Prof Jeanine Treffers-Daller (University of Reading): Explaining individual differences in Executive Functions performance in multilinguals: the impact of code-switching and alternating between Multicultural Identity Styles
The Multilingual Mind: lecture series on multilingualism across disciplines
Tuesday, 17.00 - 18.30 (CET/UTC+01)
Zoom room: zoom.us/j/94531600895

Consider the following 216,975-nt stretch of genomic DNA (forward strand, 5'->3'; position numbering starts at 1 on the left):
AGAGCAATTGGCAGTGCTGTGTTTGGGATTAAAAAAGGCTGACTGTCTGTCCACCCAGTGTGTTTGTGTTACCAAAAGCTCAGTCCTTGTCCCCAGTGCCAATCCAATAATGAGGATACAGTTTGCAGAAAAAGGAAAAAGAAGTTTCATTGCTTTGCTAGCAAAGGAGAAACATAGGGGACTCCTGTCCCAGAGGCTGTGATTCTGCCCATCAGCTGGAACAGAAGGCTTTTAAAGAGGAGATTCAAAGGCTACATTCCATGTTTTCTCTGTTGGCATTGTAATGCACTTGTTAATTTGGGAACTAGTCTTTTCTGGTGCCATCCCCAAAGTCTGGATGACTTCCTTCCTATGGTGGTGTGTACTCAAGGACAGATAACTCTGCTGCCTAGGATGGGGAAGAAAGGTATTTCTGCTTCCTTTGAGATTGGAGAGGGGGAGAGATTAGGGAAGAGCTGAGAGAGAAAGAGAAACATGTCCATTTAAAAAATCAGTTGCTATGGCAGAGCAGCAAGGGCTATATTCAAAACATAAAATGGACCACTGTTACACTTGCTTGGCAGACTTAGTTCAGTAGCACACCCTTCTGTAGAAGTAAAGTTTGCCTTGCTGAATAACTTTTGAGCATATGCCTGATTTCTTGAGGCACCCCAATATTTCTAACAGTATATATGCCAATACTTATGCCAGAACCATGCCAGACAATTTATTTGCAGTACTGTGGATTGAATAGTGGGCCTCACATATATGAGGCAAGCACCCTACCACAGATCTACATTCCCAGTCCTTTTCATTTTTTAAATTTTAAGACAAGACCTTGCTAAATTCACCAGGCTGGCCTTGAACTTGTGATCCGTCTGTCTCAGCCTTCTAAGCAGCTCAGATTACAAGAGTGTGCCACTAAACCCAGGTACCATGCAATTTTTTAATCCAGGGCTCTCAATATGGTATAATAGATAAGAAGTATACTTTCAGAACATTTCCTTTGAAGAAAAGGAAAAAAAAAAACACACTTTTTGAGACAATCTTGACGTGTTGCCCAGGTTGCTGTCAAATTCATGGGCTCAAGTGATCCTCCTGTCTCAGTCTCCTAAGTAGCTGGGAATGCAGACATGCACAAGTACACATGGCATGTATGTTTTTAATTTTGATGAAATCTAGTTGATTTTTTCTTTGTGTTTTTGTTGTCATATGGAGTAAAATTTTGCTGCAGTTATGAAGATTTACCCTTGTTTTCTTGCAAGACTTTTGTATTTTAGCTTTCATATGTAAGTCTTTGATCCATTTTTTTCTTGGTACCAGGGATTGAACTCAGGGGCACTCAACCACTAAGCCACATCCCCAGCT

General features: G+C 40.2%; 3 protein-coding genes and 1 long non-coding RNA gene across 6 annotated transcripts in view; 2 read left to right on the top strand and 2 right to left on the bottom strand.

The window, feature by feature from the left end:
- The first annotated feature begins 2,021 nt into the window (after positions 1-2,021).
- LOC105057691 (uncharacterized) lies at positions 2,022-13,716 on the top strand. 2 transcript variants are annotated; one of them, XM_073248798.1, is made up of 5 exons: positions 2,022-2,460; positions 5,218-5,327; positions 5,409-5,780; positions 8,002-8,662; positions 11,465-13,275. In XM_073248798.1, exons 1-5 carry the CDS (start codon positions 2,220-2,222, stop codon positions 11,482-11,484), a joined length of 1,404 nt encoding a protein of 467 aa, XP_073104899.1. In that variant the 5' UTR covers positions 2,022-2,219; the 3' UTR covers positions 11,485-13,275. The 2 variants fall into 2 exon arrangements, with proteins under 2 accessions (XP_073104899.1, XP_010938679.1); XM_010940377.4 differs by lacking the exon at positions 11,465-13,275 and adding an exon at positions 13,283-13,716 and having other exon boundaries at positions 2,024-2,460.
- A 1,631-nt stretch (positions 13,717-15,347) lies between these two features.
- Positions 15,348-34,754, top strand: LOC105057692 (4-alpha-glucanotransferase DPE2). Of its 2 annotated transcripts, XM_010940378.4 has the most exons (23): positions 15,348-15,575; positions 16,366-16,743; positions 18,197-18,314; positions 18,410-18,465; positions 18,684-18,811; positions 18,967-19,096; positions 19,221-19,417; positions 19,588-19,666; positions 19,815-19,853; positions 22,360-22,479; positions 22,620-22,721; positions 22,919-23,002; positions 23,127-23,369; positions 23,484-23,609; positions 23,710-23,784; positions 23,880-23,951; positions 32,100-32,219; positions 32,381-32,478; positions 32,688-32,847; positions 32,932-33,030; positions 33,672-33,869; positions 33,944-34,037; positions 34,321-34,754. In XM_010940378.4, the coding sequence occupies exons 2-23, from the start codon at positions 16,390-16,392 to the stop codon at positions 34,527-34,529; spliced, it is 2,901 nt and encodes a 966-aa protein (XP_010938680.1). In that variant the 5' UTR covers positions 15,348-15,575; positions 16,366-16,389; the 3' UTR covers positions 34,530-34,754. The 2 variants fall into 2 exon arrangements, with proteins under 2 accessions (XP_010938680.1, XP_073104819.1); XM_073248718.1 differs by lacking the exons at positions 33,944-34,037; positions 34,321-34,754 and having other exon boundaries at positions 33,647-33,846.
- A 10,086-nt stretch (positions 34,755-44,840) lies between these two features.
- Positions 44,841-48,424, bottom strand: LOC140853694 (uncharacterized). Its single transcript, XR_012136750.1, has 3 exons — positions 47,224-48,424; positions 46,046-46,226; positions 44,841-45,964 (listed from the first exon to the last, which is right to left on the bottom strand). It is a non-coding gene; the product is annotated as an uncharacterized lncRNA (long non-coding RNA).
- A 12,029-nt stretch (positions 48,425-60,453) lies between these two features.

This study sheds new light on the relative impact of code-switching and culture on Executive Functions (EFs) in bilinguals. The evidence on the relative contribution of culture and bilingualism to executive functions is not well understood, because disentangling language, culture and immigration status is very difficult. The novelty of our approach was to keep the language pair and immigration status constant, whilst the cultural identity of participants was systematically varied, and measured at the individual level (not just at group level). Two groups of Turkish-English bilinguals, all adult immigrants to the UK, took part in the study, but one group (n = 29) originated from mainland Turkey and the other (n=28) from Cyprus. We found that the bilinguals experienced smaller Conflict Effects on a Flanker task measuring inhibition, by comparison with monolingual British participants (n= 30). The key variable explaining EF performance variance at the individual level was bilinguals’ Multicultural Identity Style. In particular those who indicated that they attempted to alternate between different British and Turkish (Cypriot) identity styles were found to have shorter RTs on incongruent trials of the Flanker task. The two multicultural identity variables together explained 32% in EFs (overall explained variance 49%). Thus, the data provide strong evidence for the impact of culture on EFs. We suggest that it is multiculturals’ daily practice in alternating between cultural frames (or mixing these) which gives them a training in context-sensitivity, and this gives them an advantage over monolinguals in a Flankers task. Our approach, which brings together models from cross-cultural psychology, bilingualism and executive functioning, illustrates the importance of theory building in which sociolinguistic and cultural variables are integrated into models of EFs.